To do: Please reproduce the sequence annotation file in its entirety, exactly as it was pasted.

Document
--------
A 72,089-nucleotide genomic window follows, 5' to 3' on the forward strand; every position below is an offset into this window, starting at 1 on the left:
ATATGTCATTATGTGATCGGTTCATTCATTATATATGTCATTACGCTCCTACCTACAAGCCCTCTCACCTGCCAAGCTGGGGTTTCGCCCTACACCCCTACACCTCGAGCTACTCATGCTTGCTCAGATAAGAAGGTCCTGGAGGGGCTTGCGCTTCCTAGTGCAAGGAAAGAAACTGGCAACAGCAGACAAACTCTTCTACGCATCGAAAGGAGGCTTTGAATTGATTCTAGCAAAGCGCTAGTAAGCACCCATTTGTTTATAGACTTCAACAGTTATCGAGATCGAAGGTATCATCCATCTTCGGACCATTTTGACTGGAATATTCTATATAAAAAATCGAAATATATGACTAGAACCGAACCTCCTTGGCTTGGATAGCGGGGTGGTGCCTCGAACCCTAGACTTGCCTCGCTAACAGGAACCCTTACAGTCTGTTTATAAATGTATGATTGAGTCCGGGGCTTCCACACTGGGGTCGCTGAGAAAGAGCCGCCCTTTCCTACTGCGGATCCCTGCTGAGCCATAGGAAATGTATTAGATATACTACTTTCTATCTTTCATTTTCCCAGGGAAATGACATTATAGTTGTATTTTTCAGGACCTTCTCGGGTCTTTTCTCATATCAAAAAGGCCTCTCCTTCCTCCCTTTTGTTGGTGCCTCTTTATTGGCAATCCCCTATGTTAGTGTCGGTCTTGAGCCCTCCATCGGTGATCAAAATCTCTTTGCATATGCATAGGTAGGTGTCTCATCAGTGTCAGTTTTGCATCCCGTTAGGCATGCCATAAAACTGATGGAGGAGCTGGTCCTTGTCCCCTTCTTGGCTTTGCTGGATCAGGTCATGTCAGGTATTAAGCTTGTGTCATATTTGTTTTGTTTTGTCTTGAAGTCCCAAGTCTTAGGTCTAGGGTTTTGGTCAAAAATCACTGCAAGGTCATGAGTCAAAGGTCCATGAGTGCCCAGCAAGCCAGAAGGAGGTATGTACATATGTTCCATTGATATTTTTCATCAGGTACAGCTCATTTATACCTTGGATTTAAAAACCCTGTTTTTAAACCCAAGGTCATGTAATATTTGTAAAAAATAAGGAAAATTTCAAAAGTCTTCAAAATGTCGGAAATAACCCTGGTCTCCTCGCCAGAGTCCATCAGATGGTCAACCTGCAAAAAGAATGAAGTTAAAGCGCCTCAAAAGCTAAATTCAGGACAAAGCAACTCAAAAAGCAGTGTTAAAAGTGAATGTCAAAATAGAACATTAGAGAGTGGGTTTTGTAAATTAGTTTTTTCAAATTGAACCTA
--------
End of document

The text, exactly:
A 72,089-nucleotide genomic window follows, 5' to 3' on the forward strand; every position below is an offset into this window, starting at 1 on the left:
ATATGTCATTATGTGATCGGTTCATTCATTATATATGTCATTACGCTCCTACCTACAAGCCCTCTCACCTGCCAAGCTGGGGTTTCGCCCTACACCCCTACACCTCGAGCTACTCATGCTTGCTCAGATAAGAAGGTCCTGGAGGGGCTTGCGCTTCCTAGTGCAAGGAAAGAAACTGGCAACAGCAGACAAACTCTTCTACGCATCGAAAGGAGGCTTTGAATTGATTCTAGCAAAGCGCTAGTAAGCACCCATTTGTTTATAGACTTCAACAGTTATCGAGATCGAAGGTATCATCCATCTTCGGACCATTTTGACTGGAATATTCTATATAAAAAATCGAAATATATGACTAGAACCGAACCTCCTTGGCTTGGATAGCGGGGTGGTGCCTCGAACCCTAGACTTGCCTCGCTAACAGGAACCCTTACAGTCTGTTTATAAATGTATGATTGAGTCCGGGGCTTCCACACTGGGGTCGCTGAGAAAGAGCCGCCCTTTCCTACTGCGGATCCCTGCTGAGCCATAGGAAATGTATTAGATATACTACTTTCTATCTTTCATTTTCCCAGGGAAATGACATTATAGTTGTATTTTTCAGGACCTTCTCGGGTCTTTTCTCATATCAAAAAGGCCTCTCCTTCCTCCCTTTTGTTGGTGCCTCTTTATTGGCAATCCCCTATGTTAGTGTCGGTCTTGAGCCCTCCATCGGTGATCAAAATCTCTTTGCATATGCATAGGTAGGTGTCTCATCAGTGTCAGTTTTGCATCCCGTTAGGCATGCCATAAAACTGATGGAGGAGCTGGTCCTTGTCCCCTTCTTGGCTTTGCTGGATCAGGTCATGTCAGGTATTAAGCTTGTGTCATATTTGTTTTGTTTTGTCTTGAAGTCCCAAGTCTTAGGTCTAGGGTTTTGGTCAAAAATCACTGCAAGGTCATGAGTCAAAGGTCCATGAGTGCCCAGCAAGCCAGAAGGAGGTATGTACATATGTTCCATTGATATTTTTCATCAGGTACAGCTCATTTATACCTTGGATTTAAAAACCCTGTTTTTAAACCCAAGGTCATGTAATATTTGTAAAAAATAAGGAAAATTTCAAAAGTCTTCAAAATGTCGGAAATAACCCTGGTCTCCTCGCCAGAGTCCATCAGATGGTCAACCTGCAAAAAGAATGAAGTTAAAGCGCCTCAAAAGCTAAATTCAGGACAAAGCAACTCAAAAAGCAGTGTTAAAAGTGAATGTCAAAATAGAACATTAGAGAGTGGGTTTTGTAAATTAGTTTTTTCAAATTGAACCTA